Seven Accounting Formulas Every Business Owner Should Know

In today's highly competitive business world, not all math wizards have what it takes run an enterprise, Likewise, not all business owners can be expected to be accounting experts. However, quite a few entrepreneurs believe that their business efforts will be more productive if they are in control of their company's accounting.

Business owners who have taken accounting courses, or who have some level of bookkeeping experience, will generally feel comfortable running their own books as long as their enterprise does not grow too fast. Giving proper training to managers can also boost sales, businesses are recommended to give corporate sales training often. There may come a time when managing a business while also keeping its books may be too much for one person to handle, but being able to look at financial statements from an accounting point of view is something that all business owners should be able to do.

The following seven equations and formulas are essential knowledge for all business owners, not only those who want to be their own accountants. Versions of these calculations are usually found in business plans as forecasts and projections; in their most basic forms, these formulas can show just how viable a business is at any given time.

Seven Accounting Formulas

1 – Net Income

How much money does a company really make? A popular business adage is that it takes money to make money, which means that expenses must be subtracted from revenues for the purpose of calculating just how profitable a company is a at any given time. In other words, net income = revenue – expenses, and the result of this calculation must be positive in order to show profit.

2 – Cash Ratio

How much cash are is a business supposed to have in its register or operating account? This is a simple calculation: cash / liabilities = cash ratio. The cash part is easy to determine since it consists of the currency plus any investments that can be readily converted into cash. The liabilities are any debts currently in effect.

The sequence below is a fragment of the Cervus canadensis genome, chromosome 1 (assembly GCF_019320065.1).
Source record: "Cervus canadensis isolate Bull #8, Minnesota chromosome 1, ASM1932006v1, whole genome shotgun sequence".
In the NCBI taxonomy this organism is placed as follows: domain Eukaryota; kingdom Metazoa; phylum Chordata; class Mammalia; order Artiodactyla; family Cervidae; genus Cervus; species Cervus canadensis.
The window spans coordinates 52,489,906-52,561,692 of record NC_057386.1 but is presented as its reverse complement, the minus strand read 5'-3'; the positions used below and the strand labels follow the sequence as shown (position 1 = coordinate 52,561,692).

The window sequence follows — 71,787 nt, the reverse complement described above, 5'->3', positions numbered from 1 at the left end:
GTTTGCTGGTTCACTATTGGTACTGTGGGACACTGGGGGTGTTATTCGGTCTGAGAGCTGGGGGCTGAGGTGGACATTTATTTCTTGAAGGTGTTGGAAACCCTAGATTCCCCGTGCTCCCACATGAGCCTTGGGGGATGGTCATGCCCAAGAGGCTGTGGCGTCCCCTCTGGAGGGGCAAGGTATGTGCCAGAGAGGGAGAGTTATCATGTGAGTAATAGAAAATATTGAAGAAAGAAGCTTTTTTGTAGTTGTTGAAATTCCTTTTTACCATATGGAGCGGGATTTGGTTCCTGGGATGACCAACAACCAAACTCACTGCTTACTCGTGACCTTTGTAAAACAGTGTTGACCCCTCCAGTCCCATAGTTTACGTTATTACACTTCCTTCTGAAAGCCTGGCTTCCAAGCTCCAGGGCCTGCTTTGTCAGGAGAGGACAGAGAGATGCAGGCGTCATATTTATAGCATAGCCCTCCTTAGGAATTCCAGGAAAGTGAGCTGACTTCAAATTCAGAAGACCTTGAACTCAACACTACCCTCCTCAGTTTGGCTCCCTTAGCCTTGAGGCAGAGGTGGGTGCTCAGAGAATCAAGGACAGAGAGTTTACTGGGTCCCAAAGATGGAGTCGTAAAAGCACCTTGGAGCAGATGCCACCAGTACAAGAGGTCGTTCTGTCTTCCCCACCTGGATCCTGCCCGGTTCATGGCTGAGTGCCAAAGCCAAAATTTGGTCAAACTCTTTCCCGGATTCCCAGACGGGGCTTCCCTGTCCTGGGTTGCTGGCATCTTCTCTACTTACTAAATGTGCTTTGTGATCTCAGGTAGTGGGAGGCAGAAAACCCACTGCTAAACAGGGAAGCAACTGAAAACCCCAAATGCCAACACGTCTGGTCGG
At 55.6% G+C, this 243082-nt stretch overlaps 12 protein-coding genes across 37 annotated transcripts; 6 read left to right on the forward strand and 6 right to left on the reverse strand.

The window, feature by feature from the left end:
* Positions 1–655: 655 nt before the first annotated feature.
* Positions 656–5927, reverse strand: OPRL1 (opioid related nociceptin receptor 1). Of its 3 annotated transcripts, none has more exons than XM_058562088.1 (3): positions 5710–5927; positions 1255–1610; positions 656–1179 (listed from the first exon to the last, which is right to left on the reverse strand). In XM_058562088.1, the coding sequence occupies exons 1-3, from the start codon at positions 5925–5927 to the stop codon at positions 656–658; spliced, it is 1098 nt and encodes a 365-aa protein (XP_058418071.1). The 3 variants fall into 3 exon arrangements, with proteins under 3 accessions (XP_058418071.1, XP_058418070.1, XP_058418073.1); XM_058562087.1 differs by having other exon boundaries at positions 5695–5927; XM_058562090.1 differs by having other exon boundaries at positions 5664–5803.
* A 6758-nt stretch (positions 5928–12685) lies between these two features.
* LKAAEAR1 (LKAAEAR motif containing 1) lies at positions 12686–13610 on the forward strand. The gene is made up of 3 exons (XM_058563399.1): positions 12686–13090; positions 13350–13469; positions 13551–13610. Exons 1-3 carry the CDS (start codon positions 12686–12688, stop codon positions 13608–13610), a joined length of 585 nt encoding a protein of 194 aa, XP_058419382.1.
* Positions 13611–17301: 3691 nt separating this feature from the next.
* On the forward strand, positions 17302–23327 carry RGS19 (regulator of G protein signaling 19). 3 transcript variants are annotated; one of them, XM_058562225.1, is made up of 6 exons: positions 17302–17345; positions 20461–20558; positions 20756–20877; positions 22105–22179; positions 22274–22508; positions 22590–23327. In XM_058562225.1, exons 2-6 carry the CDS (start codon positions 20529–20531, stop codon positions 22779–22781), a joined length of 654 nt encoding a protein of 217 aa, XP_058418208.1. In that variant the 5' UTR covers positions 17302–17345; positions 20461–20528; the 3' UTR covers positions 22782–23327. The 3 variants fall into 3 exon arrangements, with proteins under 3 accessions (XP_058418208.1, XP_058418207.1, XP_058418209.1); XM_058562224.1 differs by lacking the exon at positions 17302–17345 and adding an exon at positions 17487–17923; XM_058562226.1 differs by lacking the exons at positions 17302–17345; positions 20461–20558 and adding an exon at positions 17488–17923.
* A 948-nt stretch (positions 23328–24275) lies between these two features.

3 – Business Assets

Business ownership is typically expressed as a percentage of equity. When the general liability of a business is added to the equity that the owner holds, the result represents the assets of a business. Thus, equity held by owner + business liability = business assets. Please note that since liabilities are usually expressed as negatives, and thus this equation is actually a subtraction most of the time.

4 – Breakeven Point

How much does a business need to sell or produce in order to cover the costs of running the company? Basically, fixed costs / variable cost per unit = breakeven point. Fixed costs may range from employee salaries to lease payments, tolls, monthly loan obligations, etc. This is an equation that can be easily calculated with a Business Process Management Software (BPMS) solution, which is strongly recommended for company owners who wish to manage their businesses efficiently.

5 – Profit Margin

Calculating net income is only the beginning when trying to determine the viability of a business. The profit margin is a much better indicator of the health of an enterprise. Essentially, net income / sales = profit margin, but here's a better example: Let's say a restaurant holding company owns three pizzerias that together produced $1 million in sales and $100,000 in net income; this implies a 10 percent profit margin, which is low for the specific industry.

6 – Cost of Goods Sold

This formula does not apply too much to business owners that provide services; it is mostly for manufacturers, distributors and some retailers. Cost of materials – cost of outputs = cost of goods sold, which can illustrate if the materials acquired and the manufacturing or distribution efforts are in line with the revenue earned.

7 – Debt-to-Equity

This is a calculation that is used when commercial loans are sought by a business owner. Total liabilities / total equity = debt-to-equity. To obtain the ratio as a percentage, multiply by 100.



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